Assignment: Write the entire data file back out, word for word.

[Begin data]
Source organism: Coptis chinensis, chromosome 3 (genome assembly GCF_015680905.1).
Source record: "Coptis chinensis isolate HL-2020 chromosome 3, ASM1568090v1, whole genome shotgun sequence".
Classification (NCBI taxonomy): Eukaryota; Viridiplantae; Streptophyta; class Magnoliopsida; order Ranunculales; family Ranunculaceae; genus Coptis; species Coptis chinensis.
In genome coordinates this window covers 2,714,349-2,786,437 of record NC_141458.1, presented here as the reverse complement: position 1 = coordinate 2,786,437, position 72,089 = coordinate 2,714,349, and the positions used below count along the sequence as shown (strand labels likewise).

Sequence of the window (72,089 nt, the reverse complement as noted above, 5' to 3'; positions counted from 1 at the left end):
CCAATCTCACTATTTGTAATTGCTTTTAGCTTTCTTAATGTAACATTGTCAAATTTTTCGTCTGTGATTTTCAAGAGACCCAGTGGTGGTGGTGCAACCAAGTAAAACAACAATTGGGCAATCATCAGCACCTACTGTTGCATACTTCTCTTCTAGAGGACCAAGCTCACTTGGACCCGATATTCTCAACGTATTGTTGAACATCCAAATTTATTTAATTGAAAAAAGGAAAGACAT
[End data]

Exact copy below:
Source organism: Coptis chinensis, chromosome 3 (genome assembly GCF_015680905.1).
Source record: "Coptis chinensis isolate HL-2020 chromosome 3, ASM1568090v1, whole genome shotgun sequence".
Classification (NCBI taxonomy): Eukaryota; Viridiplantae; Streptophyta; class Magnoliopsida; order Ranunculales; family Ranunculaceae; genus Coptis; species Coptis chinensis.
In genome coordinates this window covers 2,714,349-2,786,437 of record NC_141458.1, presented here as the reverse complement: position 1 = coordinate 2,786,437, position 72,089 = coordinate 2,714,349, and the positions used below count along the sequence as shown (strand labels likewise).

Sequence of the window (72,089 nt, the reverse complement as noted above, 5' to 3'; positions counted from 1 at the left end):
CCAATCTCACTATTTGTAATTGCTTTTAGCTTTCTTAATGTAACATTGTCAAATTTTTCGTCTGTGATTTTCAAGAGACCCAGTGGTGGTGGTGCAACCAAGTAAAACAACAATTGGGCAATCATCAGCACCTACTGTTGCATACTTCTCTTCTAGAGGACCAAGCTCACTTGGACCCGATATTCTCAACGTATTGTTGAACATCCAAATTTATTTAATTGAAAAAAGGAAAGACAT